This spring, East Los Angeles College unveiled 5,952 solar panels that generate nearly half of the college's energy.
At Santiago Canyon College in Orange County, the library is cooled by vertical perforated solar fins. A building at Stanford University is built partly of redwood salvaged from century-old wine vats.
And in Iowa, geothermal wells drilled 120 feet below the parking lot at Grinnell College's Conrad Environmental Research Area help heat and cool the buildings.
Experts who follow building trends agree that in the last decade, as fears of global warming grew and examples of eco-innovation spread online, campus greening morphed from a fad into mainstream phenomenon.
The array of solar panels at East Los Angeles College is expected to last at least 40 years and is producing about 45% of the college's energy, or 1.9 million kilowatts annually, for a yearly savings of $270,000.
The panels are suspended over 530 spaces at a campus parking lot, opposite a baseball field carpeted in artificial grass to save water.
The Los Angeles Community College District, which includes East Los Angeles, is undergoing one of the largest green building efforts in the country's public sector, with more than 40 buildings planned and all facilities set to employ only renewable energy.
"At the time it was a risky venture. People thought we were throwing money away," said Sylvia Scott-Hayes, president of the district's board. "We wanted to make a statement, set an example for students."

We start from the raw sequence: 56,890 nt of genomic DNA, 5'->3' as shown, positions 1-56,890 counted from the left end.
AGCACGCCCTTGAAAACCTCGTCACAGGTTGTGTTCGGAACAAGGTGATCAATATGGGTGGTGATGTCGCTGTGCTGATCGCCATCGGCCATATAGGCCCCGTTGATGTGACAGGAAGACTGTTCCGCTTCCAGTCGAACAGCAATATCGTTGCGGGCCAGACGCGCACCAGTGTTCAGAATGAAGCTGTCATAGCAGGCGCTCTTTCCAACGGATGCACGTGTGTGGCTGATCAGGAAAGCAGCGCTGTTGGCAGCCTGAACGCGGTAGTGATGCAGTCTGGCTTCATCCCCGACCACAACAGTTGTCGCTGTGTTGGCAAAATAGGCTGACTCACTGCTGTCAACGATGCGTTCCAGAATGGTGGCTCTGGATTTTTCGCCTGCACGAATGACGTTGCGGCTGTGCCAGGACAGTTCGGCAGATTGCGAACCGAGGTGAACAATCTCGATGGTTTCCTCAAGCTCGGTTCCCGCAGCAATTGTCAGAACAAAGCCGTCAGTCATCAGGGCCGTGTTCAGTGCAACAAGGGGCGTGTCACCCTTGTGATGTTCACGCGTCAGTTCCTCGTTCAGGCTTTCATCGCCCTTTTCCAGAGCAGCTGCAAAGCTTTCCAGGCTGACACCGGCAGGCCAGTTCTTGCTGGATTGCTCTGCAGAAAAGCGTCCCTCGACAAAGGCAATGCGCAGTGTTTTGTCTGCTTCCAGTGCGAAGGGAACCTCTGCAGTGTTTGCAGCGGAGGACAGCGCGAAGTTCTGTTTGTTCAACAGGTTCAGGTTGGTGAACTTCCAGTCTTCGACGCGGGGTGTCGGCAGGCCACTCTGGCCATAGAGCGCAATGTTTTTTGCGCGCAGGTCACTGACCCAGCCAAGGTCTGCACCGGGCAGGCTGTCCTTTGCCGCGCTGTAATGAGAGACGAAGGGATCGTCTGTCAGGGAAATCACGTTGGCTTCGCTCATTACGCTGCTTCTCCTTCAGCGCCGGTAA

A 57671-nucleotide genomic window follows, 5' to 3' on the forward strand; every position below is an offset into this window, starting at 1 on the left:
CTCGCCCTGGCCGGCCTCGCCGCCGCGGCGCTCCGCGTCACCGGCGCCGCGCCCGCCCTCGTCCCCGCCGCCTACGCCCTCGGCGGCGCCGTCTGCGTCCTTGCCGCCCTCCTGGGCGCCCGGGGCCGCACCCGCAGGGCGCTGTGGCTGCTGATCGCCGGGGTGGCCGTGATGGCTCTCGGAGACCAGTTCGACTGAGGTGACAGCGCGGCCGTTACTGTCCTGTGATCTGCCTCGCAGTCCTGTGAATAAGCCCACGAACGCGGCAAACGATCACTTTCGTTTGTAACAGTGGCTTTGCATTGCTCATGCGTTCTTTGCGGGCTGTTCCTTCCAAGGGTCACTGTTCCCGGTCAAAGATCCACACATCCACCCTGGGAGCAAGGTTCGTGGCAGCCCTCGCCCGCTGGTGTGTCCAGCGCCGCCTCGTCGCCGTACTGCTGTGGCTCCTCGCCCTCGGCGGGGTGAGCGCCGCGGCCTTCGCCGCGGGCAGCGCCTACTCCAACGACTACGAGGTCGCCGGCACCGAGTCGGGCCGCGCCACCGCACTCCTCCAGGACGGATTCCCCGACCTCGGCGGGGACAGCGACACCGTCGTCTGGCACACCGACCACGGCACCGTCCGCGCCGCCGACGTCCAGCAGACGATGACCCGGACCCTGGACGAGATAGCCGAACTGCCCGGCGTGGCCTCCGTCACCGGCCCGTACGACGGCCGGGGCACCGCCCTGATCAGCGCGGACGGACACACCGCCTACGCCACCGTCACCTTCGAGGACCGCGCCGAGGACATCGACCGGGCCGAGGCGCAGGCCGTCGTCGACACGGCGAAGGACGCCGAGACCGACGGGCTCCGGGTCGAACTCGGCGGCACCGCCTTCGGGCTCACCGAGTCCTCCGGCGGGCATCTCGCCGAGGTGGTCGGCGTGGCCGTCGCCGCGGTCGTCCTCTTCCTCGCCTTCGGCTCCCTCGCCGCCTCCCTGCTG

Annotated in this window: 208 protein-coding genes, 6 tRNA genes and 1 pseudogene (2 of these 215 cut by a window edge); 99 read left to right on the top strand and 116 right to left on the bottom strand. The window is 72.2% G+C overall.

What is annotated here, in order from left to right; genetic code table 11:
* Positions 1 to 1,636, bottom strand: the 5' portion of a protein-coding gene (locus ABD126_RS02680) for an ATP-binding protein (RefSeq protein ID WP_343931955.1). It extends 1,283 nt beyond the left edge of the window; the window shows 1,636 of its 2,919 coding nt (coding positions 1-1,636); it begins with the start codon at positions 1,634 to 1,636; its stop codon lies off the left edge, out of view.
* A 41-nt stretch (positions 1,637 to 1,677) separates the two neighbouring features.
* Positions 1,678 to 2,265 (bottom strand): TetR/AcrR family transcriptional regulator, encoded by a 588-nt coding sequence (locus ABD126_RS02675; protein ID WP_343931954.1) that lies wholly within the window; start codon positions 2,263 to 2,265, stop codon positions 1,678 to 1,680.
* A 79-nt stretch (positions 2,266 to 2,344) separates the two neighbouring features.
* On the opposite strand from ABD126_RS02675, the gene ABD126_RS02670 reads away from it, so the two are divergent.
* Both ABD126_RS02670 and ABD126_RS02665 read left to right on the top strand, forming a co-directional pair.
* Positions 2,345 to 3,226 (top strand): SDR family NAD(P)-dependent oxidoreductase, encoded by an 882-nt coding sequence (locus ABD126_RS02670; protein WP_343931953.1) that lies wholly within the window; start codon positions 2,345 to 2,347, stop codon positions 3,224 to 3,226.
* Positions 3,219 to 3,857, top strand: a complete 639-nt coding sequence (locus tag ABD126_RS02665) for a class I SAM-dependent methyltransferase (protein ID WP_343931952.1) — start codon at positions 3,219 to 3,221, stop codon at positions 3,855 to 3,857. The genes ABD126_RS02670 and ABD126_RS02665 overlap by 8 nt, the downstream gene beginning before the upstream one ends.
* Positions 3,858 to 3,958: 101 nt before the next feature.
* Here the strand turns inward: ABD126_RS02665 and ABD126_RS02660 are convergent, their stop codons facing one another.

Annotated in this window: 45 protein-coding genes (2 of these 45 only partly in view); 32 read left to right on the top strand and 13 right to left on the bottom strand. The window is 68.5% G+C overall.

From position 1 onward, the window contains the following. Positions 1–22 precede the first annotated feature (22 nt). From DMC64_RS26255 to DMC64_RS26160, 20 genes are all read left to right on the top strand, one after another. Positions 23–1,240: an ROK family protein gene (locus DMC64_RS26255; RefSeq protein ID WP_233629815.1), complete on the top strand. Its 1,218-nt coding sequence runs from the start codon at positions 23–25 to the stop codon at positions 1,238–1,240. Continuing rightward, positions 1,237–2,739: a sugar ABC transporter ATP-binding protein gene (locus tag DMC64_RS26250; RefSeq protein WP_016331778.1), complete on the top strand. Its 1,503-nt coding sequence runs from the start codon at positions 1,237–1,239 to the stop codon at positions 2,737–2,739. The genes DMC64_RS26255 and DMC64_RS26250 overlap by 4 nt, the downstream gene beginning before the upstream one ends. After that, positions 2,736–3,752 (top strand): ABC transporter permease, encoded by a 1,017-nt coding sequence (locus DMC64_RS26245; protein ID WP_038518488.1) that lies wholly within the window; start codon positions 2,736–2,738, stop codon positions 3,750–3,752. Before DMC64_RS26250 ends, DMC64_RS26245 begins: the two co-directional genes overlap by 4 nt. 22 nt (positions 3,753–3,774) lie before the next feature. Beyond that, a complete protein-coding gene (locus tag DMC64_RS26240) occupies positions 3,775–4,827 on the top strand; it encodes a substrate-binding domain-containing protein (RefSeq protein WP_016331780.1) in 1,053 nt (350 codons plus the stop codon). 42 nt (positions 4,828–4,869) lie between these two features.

Scott-Hayes said the district struggled to find architects and engineers fluent in eco-friendly techniques when it started its effort in 2003. Now, green consultants do brisk business.
At the 10 University of California campuses, a 2004 policy mandating that all new or renovated buildings be eco-friendly has saved the system nearly $5 million, officials say.
Conventional buildings account for 36% of the country's total greenhouse gas emissions and 39% of its total carbon dioxide emissions, according to the U.S. Green Building Council. They also consume 71% of its electricity and 3 billion tons annually -- or 40% -- of the world's raw materials. Sustainable facilities significantly lower those percentages.
"It's been small, early changes leveraging larger changes, and faster than anticipated," said Judy Walton, acting executive director of the Assn. for the Advancement of Sustainability in Higher Education. "It's transformed the way we build buildings."
For the first time, green-building guidelines are de rigueur on many campuses, and some student bodies have voted to raise fees to pay for construction.
Several states have passed measures, such as Title 24 in California, requiring structures built with public funds to be eco-friendly.
Glenn Carels, a designer with the firm LPA Inc., said schools have plenty of incentive to build sustainably. He calls it the "triple bottom line" of planet, people and profit.
Many college officials say they have a social responsibility as institutions of learning to use buildings as publicity for green alternatives.
That eco-friendly buildings shrink costs is especially helpful during a time of budget cuts for education. Despite the initial "green premium" -- the extra cost of building to green standards -- sustainable facilities tend to have fewer operating expenses. And according to a study done in conjunction with the American Institute of Architects, eco-friendly construction helps lower absenteeism, improves productivity and staves off health problems for students and teachers.